Wash. Secretary of State: ‘These are acts of terrorism’ regarding white powder in letters

Nov 9, 2023, 6:41 PM | Updated: 7:44 pm

Pierce County letter...

This letter laced with fentanyl was sent to the Pierce County elections office and confirmed by the Pierce County Auditor. (Photo: Pierce County elections)

(Photo: Pierce County elections)

Washington election offices are being hit with “acts of terrorism” as authorities are on alert to white powder in letters and threats to workers.

Washington Secretary of State Steve Hobbs appeared on The Gee & Ursula Show this morning.

“These are acts of terrorism,” Hobbs declared. “And I do feel while I feel assured that unfortunately, other counties are going to get this letter.

“My message to the perpetrators is you have failed at stalling democracy. There was a slight pause, and they restarted again, so what you are doing is causing fear and terror amongst these innocent, hardworking election workers that all they want to do is process the election and keep our democracy going,” he said.

Election offices in King, Pierce, Skagit and Spokane counties were impacted. Late Thursday afternoon, a similar letter had arrived in a Snohomish County election office.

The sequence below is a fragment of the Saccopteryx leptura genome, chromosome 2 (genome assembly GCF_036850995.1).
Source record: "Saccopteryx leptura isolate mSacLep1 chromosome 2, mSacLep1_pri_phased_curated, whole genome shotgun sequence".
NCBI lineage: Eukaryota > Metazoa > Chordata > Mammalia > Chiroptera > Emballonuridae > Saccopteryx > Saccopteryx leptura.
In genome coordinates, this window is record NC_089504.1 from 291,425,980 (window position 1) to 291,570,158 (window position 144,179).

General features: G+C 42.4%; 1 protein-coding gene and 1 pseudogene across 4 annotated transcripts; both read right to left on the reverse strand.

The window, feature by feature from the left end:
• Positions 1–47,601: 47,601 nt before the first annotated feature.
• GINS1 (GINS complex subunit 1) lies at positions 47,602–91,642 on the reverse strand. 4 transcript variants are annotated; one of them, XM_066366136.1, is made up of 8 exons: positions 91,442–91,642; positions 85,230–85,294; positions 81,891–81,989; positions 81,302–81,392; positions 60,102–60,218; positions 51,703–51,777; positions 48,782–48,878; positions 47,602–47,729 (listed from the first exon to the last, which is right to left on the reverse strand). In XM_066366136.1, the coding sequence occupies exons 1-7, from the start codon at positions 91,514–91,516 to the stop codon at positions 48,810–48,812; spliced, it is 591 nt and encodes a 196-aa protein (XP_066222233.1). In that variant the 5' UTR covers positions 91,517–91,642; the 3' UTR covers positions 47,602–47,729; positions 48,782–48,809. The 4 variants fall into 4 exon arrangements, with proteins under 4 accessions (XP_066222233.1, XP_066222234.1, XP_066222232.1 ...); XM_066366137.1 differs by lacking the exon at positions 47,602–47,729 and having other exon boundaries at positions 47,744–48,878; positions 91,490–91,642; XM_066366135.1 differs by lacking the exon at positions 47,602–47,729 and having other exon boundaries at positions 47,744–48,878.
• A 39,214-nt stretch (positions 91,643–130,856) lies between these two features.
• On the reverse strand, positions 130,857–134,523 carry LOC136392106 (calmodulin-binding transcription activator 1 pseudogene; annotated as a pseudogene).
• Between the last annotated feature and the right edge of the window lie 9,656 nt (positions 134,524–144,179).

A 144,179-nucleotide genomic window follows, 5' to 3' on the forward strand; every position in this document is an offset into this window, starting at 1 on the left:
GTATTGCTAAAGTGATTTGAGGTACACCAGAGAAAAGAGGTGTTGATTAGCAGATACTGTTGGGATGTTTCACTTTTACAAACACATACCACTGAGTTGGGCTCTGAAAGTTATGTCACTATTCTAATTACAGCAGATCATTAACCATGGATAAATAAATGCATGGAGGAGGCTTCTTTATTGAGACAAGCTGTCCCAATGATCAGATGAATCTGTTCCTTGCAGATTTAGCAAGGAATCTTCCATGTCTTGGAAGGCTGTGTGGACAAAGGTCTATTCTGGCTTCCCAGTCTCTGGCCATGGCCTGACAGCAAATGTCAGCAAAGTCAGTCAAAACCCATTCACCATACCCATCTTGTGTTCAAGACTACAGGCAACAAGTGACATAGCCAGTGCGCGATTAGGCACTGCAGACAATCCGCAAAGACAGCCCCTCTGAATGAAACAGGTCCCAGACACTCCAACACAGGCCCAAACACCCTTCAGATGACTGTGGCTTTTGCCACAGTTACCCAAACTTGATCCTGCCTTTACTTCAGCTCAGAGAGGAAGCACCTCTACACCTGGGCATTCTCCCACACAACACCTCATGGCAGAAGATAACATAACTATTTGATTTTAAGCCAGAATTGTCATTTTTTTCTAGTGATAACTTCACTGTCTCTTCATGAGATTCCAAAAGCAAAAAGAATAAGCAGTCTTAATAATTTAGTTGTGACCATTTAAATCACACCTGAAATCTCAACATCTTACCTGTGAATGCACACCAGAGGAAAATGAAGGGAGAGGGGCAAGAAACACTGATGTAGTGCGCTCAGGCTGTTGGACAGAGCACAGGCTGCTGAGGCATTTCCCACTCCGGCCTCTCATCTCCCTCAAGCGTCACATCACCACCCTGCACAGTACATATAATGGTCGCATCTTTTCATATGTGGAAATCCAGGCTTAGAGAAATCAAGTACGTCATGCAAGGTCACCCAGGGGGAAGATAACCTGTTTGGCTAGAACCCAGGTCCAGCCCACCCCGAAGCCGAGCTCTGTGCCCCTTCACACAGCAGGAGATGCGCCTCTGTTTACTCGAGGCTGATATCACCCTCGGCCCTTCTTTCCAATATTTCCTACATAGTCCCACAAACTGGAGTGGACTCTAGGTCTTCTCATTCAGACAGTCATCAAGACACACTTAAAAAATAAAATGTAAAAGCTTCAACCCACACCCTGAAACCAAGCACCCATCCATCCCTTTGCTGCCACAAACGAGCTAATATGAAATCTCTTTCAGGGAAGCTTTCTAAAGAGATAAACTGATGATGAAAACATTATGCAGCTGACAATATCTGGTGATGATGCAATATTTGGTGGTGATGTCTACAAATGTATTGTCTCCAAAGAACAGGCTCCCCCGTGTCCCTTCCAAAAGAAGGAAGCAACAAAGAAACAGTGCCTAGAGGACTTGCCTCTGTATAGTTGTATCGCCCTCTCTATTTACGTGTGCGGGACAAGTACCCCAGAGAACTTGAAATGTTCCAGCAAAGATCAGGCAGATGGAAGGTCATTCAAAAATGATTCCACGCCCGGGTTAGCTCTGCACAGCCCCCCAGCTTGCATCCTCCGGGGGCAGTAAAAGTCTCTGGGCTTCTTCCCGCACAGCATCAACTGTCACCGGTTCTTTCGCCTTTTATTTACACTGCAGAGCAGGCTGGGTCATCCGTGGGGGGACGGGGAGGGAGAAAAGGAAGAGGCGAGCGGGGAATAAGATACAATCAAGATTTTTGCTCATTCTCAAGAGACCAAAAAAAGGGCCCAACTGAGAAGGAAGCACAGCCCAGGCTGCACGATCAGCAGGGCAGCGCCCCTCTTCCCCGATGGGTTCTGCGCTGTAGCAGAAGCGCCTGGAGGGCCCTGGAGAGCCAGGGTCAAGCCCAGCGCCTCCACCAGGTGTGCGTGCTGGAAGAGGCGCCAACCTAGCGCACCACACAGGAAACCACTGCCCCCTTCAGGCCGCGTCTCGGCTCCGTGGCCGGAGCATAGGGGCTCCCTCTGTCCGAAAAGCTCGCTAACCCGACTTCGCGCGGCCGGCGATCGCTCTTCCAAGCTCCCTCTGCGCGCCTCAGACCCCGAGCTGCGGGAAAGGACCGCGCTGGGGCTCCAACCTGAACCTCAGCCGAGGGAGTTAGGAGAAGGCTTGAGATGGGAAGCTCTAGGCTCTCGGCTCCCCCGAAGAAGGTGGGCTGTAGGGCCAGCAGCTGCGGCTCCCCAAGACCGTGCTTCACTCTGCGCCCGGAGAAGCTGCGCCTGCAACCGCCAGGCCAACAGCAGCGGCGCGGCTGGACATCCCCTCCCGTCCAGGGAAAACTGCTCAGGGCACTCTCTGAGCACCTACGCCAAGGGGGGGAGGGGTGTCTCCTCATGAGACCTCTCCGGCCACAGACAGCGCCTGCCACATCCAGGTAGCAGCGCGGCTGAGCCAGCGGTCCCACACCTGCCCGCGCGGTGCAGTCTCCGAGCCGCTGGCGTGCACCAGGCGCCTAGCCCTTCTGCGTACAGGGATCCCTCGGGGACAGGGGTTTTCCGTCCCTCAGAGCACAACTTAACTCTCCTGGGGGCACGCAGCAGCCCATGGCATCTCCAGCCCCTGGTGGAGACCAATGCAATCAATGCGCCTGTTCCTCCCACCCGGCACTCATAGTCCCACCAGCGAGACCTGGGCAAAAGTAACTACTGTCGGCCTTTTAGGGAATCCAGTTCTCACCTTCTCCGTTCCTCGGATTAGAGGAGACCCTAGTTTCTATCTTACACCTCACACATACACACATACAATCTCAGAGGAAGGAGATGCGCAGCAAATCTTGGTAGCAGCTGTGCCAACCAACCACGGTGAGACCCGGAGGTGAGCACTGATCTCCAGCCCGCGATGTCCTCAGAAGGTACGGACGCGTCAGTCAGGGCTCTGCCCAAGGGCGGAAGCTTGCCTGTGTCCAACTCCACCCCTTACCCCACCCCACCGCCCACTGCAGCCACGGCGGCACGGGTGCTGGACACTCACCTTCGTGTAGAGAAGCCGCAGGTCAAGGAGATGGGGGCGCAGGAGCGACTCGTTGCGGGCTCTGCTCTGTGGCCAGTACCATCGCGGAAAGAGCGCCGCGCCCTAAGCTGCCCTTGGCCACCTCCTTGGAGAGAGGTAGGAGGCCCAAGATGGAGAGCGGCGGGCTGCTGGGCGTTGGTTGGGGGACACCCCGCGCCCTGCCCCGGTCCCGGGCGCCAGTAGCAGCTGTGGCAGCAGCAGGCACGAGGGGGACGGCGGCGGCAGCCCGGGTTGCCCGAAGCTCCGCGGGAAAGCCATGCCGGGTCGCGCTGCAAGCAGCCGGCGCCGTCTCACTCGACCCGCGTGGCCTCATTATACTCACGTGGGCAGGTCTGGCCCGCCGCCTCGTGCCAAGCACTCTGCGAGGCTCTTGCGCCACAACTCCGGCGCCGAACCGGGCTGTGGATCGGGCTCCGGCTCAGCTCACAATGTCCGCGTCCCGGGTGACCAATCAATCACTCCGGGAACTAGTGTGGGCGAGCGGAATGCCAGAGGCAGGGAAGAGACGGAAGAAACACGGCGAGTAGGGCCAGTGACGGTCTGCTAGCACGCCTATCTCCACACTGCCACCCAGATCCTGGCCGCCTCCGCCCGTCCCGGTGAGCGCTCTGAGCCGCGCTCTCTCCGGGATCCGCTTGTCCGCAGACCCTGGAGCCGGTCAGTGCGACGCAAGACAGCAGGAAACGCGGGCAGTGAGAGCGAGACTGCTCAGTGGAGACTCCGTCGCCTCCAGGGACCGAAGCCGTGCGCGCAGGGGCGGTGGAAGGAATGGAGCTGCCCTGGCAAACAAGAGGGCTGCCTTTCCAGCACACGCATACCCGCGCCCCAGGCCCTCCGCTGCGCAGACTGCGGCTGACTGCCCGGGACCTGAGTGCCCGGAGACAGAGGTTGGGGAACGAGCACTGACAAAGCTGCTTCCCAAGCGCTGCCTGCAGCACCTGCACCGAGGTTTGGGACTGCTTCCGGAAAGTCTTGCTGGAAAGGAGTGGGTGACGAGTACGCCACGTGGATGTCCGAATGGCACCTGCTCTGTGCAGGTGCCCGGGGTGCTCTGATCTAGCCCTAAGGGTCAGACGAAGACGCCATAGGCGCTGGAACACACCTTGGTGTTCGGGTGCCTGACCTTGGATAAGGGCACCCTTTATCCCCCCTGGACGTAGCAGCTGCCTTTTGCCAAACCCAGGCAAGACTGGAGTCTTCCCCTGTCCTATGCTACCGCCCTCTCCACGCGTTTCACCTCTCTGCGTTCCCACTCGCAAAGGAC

“It is a letter that is being delivered to these counties,” Hobbs said.  “I can’t really talk about the investigation that’s going on, but we have put the word out to the counties just the precautions that need to be taken.”

The FBI is investigating the letters, including the one delivered to the Pierce County elections office. There is no indication that symbols or markings on the letters reflect the source of the letters.

“FBI Seattle, along with our law enforcement partners, responded to multiple incidents involving suspicious letters sent to ballot counting centers in Washington state,” the FBI said in a statement. “As this is an ongoing matter, we do not have any further comment, but the public can be assured that law enforcement will continue to keep the public’s safety as its top priority. The FBI would also like to remind everyone to exercise care in handling mail, especially from unrecognized senders. If you see something suspicious, please contact law enforcement immediately.”

Pierce County threat letter

This letter laced with fentanyl was sent to the Pierce County elections office and confirmed by the Pierce County Auditor. (Photo: Pierce County elections)

No one has been harmed, but workers had to leave the buildings while emergency and law enforcement agencies investigated.

The Secretary of State’s office has been offering election workers Personal Protection Equipment left over from the pandemic to add a level of safety to the process.

“These election workers who are working in places like King, Pacific and Okanagan County, they didn’t sign up for this,” Hobbs said. “They just want to process the election and do their part in democracy.